Uncle VanyaChamber Theatre, Voronezh
Age category 16+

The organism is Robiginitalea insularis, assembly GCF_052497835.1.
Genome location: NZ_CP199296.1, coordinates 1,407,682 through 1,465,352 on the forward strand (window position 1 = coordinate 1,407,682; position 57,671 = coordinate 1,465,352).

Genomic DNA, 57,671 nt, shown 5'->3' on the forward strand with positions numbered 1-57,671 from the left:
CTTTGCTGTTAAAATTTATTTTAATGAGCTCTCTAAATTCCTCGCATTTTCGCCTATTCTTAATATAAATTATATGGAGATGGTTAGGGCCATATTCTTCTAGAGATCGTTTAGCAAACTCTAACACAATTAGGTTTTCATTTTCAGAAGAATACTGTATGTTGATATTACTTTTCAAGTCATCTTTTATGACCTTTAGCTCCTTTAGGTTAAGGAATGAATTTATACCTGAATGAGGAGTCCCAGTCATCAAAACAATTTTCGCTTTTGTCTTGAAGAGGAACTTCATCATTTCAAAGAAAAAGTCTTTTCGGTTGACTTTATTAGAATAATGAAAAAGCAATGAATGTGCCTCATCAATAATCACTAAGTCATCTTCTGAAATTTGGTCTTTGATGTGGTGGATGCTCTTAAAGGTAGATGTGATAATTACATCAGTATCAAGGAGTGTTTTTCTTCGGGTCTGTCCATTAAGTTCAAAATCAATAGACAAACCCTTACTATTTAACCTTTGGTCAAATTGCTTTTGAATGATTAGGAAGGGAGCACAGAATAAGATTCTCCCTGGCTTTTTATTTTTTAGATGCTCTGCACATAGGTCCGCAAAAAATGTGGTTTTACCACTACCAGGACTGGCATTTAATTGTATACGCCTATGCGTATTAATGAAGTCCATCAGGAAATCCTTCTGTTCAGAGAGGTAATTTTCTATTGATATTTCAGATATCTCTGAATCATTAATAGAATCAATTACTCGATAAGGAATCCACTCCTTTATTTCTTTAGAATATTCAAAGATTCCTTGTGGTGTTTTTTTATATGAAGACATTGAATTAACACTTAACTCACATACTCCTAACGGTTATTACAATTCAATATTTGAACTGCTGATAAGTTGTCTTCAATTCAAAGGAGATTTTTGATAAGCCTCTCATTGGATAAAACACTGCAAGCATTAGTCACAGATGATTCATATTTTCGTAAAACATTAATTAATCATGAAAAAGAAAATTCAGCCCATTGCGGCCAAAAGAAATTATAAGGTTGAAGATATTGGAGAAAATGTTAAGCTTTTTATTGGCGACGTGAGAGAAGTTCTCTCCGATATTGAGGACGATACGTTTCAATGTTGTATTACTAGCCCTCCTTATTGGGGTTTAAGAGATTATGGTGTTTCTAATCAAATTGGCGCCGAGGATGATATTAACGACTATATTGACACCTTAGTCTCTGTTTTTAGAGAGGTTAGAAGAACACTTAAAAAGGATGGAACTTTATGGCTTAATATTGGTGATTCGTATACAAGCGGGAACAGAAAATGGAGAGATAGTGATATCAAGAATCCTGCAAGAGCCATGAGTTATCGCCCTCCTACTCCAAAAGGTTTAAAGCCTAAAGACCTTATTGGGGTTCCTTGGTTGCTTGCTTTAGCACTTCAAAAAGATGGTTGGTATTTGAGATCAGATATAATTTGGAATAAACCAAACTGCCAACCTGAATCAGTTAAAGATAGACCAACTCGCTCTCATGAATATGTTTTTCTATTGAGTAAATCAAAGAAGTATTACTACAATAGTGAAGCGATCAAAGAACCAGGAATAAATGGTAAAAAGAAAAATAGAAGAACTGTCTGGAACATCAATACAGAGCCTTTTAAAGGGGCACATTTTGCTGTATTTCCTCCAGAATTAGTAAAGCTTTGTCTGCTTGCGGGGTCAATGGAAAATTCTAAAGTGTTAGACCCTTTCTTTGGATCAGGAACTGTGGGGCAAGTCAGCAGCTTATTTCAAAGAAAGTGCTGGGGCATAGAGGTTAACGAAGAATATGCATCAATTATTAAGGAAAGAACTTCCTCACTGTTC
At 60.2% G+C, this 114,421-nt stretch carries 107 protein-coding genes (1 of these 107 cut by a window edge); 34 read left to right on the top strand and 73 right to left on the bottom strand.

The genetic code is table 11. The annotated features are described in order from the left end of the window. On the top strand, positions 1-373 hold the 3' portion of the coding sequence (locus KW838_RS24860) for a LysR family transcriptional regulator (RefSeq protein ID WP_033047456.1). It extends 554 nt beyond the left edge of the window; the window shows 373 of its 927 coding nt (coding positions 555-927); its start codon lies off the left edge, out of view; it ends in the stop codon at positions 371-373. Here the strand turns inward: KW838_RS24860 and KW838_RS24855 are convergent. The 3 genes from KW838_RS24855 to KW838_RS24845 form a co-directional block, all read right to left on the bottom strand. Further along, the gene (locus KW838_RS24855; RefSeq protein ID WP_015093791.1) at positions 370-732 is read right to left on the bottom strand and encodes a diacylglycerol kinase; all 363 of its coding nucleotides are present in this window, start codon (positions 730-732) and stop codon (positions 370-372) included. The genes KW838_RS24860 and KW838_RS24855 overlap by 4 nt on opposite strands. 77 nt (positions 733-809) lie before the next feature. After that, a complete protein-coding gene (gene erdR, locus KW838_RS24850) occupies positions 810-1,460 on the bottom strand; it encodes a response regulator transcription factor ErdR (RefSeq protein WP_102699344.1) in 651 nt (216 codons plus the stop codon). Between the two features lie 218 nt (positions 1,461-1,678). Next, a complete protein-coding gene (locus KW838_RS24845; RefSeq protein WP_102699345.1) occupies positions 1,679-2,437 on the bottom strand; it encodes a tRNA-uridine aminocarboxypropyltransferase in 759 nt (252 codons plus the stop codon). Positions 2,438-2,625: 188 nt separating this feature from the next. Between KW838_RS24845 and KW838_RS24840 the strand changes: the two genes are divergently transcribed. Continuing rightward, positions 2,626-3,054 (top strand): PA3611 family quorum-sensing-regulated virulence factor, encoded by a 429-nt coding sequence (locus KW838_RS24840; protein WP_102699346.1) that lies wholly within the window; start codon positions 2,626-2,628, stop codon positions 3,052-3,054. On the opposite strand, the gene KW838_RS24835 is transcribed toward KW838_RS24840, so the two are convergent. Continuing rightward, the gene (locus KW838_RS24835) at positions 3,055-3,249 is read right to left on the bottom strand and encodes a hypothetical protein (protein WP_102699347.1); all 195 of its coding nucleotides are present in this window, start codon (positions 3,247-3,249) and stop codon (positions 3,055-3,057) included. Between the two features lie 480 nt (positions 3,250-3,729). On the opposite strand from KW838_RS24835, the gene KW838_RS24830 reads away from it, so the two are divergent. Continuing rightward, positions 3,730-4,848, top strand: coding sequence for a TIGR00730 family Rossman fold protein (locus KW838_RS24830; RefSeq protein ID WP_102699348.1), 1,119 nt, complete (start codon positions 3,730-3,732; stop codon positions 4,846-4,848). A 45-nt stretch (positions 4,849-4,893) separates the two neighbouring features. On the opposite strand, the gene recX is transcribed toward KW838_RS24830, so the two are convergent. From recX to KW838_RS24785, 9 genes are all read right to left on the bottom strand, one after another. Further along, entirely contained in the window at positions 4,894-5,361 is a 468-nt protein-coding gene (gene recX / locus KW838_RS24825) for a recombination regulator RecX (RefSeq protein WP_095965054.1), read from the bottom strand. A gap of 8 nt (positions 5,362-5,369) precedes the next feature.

Chekhov’s play, which has no sell-by date despite many interpretations in different times, is transposed by Mikhail Bychkov, a master of psychological theatre and laconic forms, into the retro-setting of the 1970s. The stage presents an unfinished dacha of freshly made boards, a vintage gramophone on legs that produces sounds of Soviet songs, and Elena Andreevna with a hairdo à la Babette and wearing a mink coat. Chekhov’s heroes suffer from the meaninglessness of their existence and broken communication; they are partly on earth and partly in the clouds. Their motifs are transparent, sometimes comic, and sometimes tragic; their relations are complicated and abundantly clear at the same time. In a word, everything is as Chekhov has it, but maybe a little more straightforward. The singularity of the production of the Chamber Theatre, one of the best Russian theatres, consists in the context in which Chekhov’s play is placed: the Soviet life-style, corroding everything around, resonates in intrusive songs and manifests itself in everyday objects, in the wooden deer that ironically alienate the «dacha’s cosiness», and the air itself. It is from this Soviet style that Doctor Astrov and Uncle Vanya, the luckless Nietzsche, try to escape. Today, against the background of a pseudo-patriotic mood, this irony and horror before the Soviet past sounds particularly sharp – Mikhail Bychkov condemns the Soviet past, as much as Chekhov abhorred vulgarity.